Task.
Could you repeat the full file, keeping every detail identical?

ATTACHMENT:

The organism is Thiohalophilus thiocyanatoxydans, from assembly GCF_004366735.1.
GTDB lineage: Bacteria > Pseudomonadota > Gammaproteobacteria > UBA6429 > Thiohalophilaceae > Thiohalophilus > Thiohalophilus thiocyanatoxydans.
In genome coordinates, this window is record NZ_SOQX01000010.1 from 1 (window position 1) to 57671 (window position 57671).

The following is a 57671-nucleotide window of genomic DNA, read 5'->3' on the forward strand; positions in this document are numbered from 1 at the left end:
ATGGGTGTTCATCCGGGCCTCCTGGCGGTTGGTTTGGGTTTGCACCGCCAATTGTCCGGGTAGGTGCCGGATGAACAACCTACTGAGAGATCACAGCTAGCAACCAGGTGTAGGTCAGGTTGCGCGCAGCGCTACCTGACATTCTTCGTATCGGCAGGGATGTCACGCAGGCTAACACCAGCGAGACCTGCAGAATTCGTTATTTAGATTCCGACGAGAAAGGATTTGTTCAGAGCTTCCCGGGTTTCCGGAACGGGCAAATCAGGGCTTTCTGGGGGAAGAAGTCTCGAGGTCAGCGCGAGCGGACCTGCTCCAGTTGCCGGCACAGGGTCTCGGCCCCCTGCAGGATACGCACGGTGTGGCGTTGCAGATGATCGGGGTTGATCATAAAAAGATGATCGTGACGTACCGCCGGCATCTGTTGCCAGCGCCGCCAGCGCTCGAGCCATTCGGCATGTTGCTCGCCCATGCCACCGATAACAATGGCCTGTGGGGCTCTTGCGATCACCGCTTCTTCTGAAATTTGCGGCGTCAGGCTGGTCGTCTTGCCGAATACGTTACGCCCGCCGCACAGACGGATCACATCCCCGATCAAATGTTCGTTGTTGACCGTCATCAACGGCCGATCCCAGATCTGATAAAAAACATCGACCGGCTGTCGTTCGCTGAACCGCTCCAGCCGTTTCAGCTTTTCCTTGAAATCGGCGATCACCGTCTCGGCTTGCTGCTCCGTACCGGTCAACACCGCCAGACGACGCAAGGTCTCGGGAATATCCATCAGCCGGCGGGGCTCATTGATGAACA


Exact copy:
The organism is Thiohalophilus thiocyanatoxydans, from assembly GCF_004366735.1.
GTDB lineage: Bacteria > Pseudomonadota > Gammaproteobacteria > UBA6429 > Thiohalophilaceae > Thiohalophilus > Thiohalophilus thiocyanatoxydans.
In genome coordinates, this window is record NZ_SOQX01000010.1 from 1 (window position 1) to 57671 (window position 57671).

The following is a 57671-nucleotide window of genomic DNA, read 5'->3' on the forward strand; positions in this document are numbered from 1 at the left end:
ATGGGTGTTCATCCGGGCCTCCTGGCGGTTGGTTTGGGTTTGCACCGCCAATTGTCCGGGTAGGTGCCGGATGAACAACCTACTGAGAGATCACAGCTAGCAACCAGGTGTAGGTCAGGTTGCGCGCAGCGCTACCTGACATTCTTCGTATCGGCAGGGATGTCACGCAGGCTAACACCAGCGAGACCTGCAGAATTCGTTATTTAGATTCCGACGAGAAAGGATTTGTTCAGAGCTTCCCGGGTTTCCGGAACGGGCAAATCAGGGCTTTCTGGGGGAAGAAGTCTCGAGGTCAGCGCGAGCGGACCTGCTCCAGTTGCCGGCACAGGGTCTCGGCCCCCTGCAGGATACGCACGGTGTGGCGTTGCAGATGATCGGGGTTGATCATAAAAAGATGATCGTGACGTACCGCCGGCATCTGTTGCCAGCGCCGCCAGCGCTCGAGCCATTCGGCATGTTGCTCGCCCATGCCACCGATAACAATGGCCTGTGGGGCTCTTGCGATCACCGCTTCTTCTGAAATTTGCGGCGTCAGGCTGGTCGTCTTGCCGAATACGTTACGCCCGCCGCACAGACGGATCACATCCCCGATCAAATGTTCGTTGTTGACCGTCATCAACGGCCGATCCCAGATCTGATAAAAAACATCGACCGGCTGTCGTTCGCTGAACCGCTCCAGCCGTTTCAGCTTTTCCTTGAAATCGGCGATCACCGTCTCGGCTTGCTGCTCCGTACCGGTCAACACCGCCAGACGACGCAAGGTCTCGGGAATATCCATCAGCCGGCGGGGCTCATTGATGAACA